JW: “Um, I don’t know. Maybe Michael’s “life” and “life force” are not the same thing.”

Me: “I wondered that too. So I looked up in the Insight book, in the section about Jesus, and it clarifies there that it’s the “life force” that is transferred. But that has to be a mistake, because the life force is not part of the person, is it?”

JW: “Well, something was transferred from Michael to Jesus.”

Me: “So that’s my question. What was transferred? It can’t be the life force, because if you or I died, we cease to exist, and the life force is not part of us that can be transferred to anybody else, right?”

JW: “Oh, I know. It was Michael’s memories that were transferred to Jesus.”

Me: “So it should say in the Bible Teach book that the memories were transferred, not the life or life force. So there’s a mistake in the Bible Teach book. Do you think we should let someone know about that, so they can get it corrected in the next edition?”

JW: “Um, I don’t know. Who would I tell?”

Me: “Maybe headquarters, or local elders, or circuit overseers; I don’t know. I thought you would know. How do you report errors that need to be corrected? What’s the usual procedure?”

JW: “I’ve never found any to report.”

Me: “Oh, so this is the first error you have ever noticed? I don’t think you have been examining very closely what is set before you, like the Bereans did.”

JW: “Hmmm.”

Me: “Do you want to research that some more, and get back to me on it?”

JW: “Yeah, okay.”

It may seem like a little thing to us that one of the JW publications would have an error in it, but to a JW, it is a huge thing. This could the be the very first chink in the armor of Watchtower authority for a JW. After sharing this, pray for them, that it will continue to bother them.

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A Trinity By Any Other Name

In this post I’m detouring from my normal practice of recording recent experiences so that we can pause and consider the doctrine of the trinity. How do you discuss this subject with a Jehovah’s Witness and make any sort of headway, rather than spinning out in a swirling eddy of Watchtower indoctrination? It’s tricky, but it can be done.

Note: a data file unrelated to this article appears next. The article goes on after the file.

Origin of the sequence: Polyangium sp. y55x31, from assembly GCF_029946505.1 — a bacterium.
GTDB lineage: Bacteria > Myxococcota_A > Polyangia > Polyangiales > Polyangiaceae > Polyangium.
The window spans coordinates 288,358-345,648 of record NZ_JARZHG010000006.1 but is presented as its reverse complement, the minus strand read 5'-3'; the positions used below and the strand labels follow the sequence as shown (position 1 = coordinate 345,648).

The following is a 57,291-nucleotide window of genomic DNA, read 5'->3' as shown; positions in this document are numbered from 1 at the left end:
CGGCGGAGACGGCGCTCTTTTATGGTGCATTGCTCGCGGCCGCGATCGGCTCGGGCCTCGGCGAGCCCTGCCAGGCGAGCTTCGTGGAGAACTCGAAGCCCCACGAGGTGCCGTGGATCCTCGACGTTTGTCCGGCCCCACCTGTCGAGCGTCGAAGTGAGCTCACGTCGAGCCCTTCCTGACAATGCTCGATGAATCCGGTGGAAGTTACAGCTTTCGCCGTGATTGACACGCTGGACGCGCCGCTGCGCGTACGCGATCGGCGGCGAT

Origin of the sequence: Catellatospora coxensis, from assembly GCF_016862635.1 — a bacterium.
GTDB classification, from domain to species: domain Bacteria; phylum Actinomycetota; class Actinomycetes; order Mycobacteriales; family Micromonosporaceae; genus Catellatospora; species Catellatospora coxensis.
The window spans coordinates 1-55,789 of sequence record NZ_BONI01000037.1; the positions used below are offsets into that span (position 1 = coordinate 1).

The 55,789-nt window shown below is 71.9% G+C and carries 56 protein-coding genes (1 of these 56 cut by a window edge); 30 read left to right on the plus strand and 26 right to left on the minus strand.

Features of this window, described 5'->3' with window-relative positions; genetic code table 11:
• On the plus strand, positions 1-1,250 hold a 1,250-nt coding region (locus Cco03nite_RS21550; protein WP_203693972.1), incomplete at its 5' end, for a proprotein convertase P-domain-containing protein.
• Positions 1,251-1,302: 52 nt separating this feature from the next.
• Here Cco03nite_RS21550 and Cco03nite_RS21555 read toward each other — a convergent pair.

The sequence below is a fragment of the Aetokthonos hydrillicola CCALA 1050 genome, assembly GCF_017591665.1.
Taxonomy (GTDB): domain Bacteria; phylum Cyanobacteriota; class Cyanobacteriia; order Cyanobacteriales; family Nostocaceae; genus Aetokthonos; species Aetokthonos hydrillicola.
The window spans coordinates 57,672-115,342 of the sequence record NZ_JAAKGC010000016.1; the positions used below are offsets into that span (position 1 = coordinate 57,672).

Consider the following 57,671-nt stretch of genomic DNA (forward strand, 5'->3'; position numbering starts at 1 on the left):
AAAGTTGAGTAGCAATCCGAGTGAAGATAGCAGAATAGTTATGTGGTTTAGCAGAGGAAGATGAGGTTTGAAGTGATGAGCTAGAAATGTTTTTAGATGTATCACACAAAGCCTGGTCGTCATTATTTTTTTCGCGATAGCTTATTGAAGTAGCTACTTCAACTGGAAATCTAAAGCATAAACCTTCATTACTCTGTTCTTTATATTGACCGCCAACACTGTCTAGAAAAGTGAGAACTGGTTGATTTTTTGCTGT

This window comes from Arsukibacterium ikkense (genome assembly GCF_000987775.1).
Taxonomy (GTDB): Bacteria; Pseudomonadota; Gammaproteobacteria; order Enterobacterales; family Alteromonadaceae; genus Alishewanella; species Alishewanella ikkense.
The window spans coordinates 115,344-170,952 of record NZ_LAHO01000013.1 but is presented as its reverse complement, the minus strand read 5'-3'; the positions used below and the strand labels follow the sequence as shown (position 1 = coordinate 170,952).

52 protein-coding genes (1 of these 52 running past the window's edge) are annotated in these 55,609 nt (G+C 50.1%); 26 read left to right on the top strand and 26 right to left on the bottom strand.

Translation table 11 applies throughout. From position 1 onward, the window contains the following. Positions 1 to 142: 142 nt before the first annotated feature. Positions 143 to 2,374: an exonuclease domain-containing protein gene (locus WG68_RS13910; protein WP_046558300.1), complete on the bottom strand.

First, lower your expectations. Don’t count on convincing your JW friend of the truth of the trinity doctrine any time soon. He has experienced a lifetime, or at least some years, of constant (probably weekly at least) indoctrination against the trinity. Plan on sowing a small seed or two, with the intent of getting him/her to think outside of their automatic dialogues and role plays from their training.

Second, thought-provoking mini-statements rather than lectures or arguments. Get him or her to interact with something in scripture that they have never noticed before, or a line of reasoning that they have never considered.

Here’s a sample dialog, which is really a composite of a number of conversations that I have had with my JW friends.

JW: “The word trinity is not found anywhere in scripture.”

Me: “That’s right, just like the words Governing Body, Theocratic, Circuit Overseer, Pioneer, Publisher, and Kingdom Hall. But you believe that those things are scriptural, don’t you?”

JW: “Yes, even though those words aren’t in scripture, the Bible teaches those concepts.”

Me: “I know that you believe that the Bible teaches those concepts, even though the specific word is not used. In the same way, I believe that the Bible teaches the concept of the trinity, even though the specific word is not used. Actually, I don’t like the word trinity.”

JW: “You don’t?”

Me: “No, I don’t.”

JW: “But you said you believe in the trinity.”

Me: “Yes, but I don’t think that’s the best word to describe the concept that I believe is taught in scripture. The word trinity makes it sound like we believe that there are three gods.”

JW: “But you do believe that there are three gods.”

Me: “No, I don’t. I believe that there’s only one God, but that he manifests himself in three distinct persons. And I think that a better word to express that scriptural concept would be the word tri-unity, rather than trinity.”

JW: “But that’s crazy. How can you believe in three persons, isn’t that just the same as believing in three gods?”

Me: “Well, let me ask you this. Jesus died, and was resurrected, and went back to heaven. So who is he now in heaven, Jesus or Michael?”